The last component of the crossing, which sat at the top, was constructed by the Chesapeake & Ohio Railway in 1901 just after the RP&C completed its route. The C&O opened a three-mile viaduct that roughly followed the James River and linked its former Richmond & Allegheny route with its Peninsula Subdivision running to Newport News where its coaling piers were located. After the Triple Crossing opened following the completion of the C&O line it immediately became a fascination to the public thanks to its unique and rare status. The first staged meeting at the location occurred in 1911 featuring three passenger trains. Due to the operational complexity of creating photo ops the railroads held them very rarely although a second such event occurred in 1926.
Seaboard's assistant supervisor of its Virginia Division at the time perhaps put it best, "You try to get three railroads to do anything together and you'll have a devil of a time, but when you fool with something like this where three sets of intricate schedules are involved, you really have a problem." The first diesel era scene at the crossing took place in 1949, which was also shot in color. During this event the Southern used Alco RS3 #2106 and the C&O featured Class K-3a 2-8-2 #2327. The Seaboard, however, chose to be a bit more colorful using E7A #3048 adorned in its handsome chocolate, yellow, and orange passenger livery found on streamliners like the Silver Meteor and Orange Blossom Special.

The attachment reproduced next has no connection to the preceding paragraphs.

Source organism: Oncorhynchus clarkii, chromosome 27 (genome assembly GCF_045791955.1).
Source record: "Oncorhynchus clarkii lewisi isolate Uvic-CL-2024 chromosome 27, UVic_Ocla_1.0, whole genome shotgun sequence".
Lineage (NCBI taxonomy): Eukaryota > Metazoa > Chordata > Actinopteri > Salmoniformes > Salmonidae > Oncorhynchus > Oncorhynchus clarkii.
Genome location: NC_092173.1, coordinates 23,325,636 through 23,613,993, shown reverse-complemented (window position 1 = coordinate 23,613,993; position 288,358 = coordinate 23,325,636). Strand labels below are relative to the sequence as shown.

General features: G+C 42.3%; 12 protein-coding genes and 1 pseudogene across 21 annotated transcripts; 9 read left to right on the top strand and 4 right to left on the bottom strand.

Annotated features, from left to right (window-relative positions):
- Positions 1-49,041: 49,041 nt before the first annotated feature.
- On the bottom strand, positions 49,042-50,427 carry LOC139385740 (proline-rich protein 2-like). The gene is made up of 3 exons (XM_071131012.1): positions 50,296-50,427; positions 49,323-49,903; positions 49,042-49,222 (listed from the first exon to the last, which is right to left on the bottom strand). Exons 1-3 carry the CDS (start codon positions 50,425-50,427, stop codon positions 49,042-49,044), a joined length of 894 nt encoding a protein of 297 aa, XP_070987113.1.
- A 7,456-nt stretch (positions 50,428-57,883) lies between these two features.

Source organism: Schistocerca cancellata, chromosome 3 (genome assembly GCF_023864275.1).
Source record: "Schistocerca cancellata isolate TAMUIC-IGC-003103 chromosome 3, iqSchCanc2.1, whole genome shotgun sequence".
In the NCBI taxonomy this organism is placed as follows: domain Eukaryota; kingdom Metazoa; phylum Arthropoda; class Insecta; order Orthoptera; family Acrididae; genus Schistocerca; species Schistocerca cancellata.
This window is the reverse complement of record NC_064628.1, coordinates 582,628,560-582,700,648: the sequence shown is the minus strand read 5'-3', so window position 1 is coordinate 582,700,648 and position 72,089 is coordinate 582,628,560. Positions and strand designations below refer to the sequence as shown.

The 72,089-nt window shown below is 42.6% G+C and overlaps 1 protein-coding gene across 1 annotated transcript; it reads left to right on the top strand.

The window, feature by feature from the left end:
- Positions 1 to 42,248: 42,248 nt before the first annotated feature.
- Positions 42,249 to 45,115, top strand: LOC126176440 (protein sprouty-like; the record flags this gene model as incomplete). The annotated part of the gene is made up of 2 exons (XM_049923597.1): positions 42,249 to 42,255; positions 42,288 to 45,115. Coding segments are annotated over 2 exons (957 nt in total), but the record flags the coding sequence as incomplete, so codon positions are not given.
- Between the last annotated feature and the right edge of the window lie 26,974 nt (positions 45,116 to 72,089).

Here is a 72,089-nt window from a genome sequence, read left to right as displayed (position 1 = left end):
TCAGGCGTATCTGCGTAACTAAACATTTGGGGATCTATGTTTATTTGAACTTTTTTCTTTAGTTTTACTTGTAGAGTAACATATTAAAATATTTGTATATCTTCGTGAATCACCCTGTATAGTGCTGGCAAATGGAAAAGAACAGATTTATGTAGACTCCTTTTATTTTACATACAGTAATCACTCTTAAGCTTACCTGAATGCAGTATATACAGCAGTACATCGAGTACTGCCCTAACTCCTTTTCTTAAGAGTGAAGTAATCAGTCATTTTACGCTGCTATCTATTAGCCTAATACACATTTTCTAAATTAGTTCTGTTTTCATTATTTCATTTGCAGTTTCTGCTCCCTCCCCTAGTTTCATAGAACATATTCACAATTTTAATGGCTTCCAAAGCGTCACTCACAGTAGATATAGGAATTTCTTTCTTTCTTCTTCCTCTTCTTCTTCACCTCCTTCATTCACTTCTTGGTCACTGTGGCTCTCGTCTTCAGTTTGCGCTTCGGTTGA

Despite the issues in attempting to create these three-way meets since 1949 there have been several more carried out. During the 1960s the companies again held a shoot posing Southern GP35 #2678, Seaboard GP40 #622, and C&O GP7 #5874. Perhaps the most famous meeting in recent times occurred on July 19, 1983 just before the classic paint schemes of all three disappeared into today's railroads CSX Transportation and Norfolk Southern (the Southern, of course, was technically already merged into NS by then and the SAL had been gone since the late 1960s); this was a night photo op and depicted Southern FP7s #6143 and #6141, Seaboard System GP40 #6719, and Chessie System/C&O B30-7 #8295. For a bit more reading about the crossing please click here.
Since that 1983 meeting there has been one other special photo secession to occur at the Triple Crossing, which took place during the1990s. By then, of course, the two upper lines were owned by just one railroad, CSX, and Norfolk Southern controlled the ground-level route. During this shoot NS used GP50 #7027 and CSX featured C40-9W #9045 on the old SAL line and C40-9W #9044 on the former C&O route. Today, photographing any train at the crossing can be a somewhat frustrating and difficult affair since a new flood wall was constructed during the 1990s, limiting the number of angles from which to capture the scene (the latest meet was actually photographed from atop the wall, with special permission for the event).
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